When Halevi reached the gates of Jerusalem, he tore his clothes and walked on his knees on the ground to fulfill the Scripture: ‘For your servants take pleasure in her stones and treasure her soil’ (Psalms, 102:15). He was reciting this lament he composed, ‘Zion, shall you not beseech’ (Tziyon ha-lo tish’ali) when an Arab, observing his fervor, was overcome with religious zeal against him. He then bore down on him with his horse, trampling and killing him.

That Muslims had been expelled from Jerusalem after the Crusaders’ conquest renders this tale historically impossible, part of the vast apocryphal legacy surrounding Halevi. It is therefore especially welcome that two superb studies regarding Halevi have recently appeared. Taken together, they challenge many of the accepted wisdoms about Judah Halevi’s life, thought and influence.

Raymond Scheindlin’s “The Song of the Distant Dove” — based largely on original translations and on close, sensitive readings of 30 of Halevi’s late-life poems — seriously complicates the regnant view of Halevi’s life, in particular the deep reasons for its final act: his legendary “Zionist” pilgrimage. By contrast, Adam Shear’s “The Kuzari and the Shaping of Jewish Identity, 1167–1900,” an exhaustive and impeccably researched history of the reception of Halevi’s theological chef d’oeuvre, explores the many and varied ways the Kuzari has been interpreted over the course of eight centuries of Jewish thought. Shear exhaustively records and explores every edition of — and every commentary to — the Kuzari, brilliantly analyzing its uses by a wide array of Jewish thinkers, from conservative medieval anti-rationalist mystics to the modern champions of both Jewish enlightenment and Jewish nationalism.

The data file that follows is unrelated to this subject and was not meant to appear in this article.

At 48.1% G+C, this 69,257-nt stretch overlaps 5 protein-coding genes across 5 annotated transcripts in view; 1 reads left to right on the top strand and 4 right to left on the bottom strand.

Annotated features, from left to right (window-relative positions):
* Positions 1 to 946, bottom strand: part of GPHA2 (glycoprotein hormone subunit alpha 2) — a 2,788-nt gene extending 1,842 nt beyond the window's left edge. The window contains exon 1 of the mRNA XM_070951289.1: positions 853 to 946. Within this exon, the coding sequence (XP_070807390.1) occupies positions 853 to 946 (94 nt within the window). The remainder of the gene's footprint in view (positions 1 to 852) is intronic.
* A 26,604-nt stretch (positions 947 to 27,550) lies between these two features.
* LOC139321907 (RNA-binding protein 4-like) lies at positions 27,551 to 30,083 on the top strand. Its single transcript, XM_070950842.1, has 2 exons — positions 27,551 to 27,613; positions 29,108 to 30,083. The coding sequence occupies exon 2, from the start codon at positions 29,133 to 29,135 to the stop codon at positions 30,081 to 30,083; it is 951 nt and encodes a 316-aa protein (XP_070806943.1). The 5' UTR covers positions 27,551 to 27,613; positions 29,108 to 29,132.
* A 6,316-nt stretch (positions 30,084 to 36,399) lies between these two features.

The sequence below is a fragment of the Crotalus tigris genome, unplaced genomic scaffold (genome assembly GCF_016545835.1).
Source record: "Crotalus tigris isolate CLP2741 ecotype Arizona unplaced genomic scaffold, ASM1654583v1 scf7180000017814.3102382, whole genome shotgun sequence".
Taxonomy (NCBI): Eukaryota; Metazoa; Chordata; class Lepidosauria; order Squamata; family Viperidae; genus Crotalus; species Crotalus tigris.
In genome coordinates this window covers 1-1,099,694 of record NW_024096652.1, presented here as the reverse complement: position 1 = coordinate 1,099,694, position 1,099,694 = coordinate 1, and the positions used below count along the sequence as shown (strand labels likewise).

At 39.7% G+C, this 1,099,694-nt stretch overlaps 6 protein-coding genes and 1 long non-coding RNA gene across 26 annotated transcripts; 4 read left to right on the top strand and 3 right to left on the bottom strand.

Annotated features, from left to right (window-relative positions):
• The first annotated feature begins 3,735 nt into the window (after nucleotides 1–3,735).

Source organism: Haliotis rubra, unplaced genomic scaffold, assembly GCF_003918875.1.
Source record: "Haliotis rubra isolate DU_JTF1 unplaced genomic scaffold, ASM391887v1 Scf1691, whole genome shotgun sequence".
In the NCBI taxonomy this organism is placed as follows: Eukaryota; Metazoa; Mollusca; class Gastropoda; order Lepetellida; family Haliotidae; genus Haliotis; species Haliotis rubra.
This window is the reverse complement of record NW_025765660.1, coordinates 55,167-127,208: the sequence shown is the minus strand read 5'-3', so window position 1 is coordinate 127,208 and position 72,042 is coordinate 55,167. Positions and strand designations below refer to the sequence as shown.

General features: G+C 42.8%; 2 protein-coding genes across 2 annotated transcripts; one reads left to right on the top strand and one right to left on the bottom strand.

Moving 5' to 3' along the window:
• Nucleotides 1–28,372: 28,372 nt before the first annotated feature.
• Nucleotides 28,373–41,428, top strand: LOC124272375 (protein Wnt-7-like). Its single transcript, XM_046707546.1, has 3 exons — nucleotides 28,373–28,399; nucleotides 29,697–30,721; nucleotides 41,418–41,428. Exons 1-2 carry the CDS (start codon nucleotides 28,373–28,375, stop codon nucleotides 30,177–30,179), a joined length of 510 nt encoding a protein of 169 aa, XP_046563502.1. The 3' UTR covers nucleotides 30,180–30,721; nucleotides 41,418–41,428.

In probing Halevi’s late-life poems so deeply and psychoanalytically, Scheindlin is intent on exposing their author’s soul, reading his spirit through his verse. On the other hand, Shear makes very clear from the outset that his subject has nothing to do with the “historical” Halevi, or the original intent of his Kuzari. Rather, he proposes to use the long history of the book’s editions and commentaries as prisms through which to present myriad trends in Jewish intellectual history. In writing his “reception history” of the Kuzari, Shear is so disinterested in Halevi’s own thought system that he almost apologizes for prefacing it with a very brief summary of the book: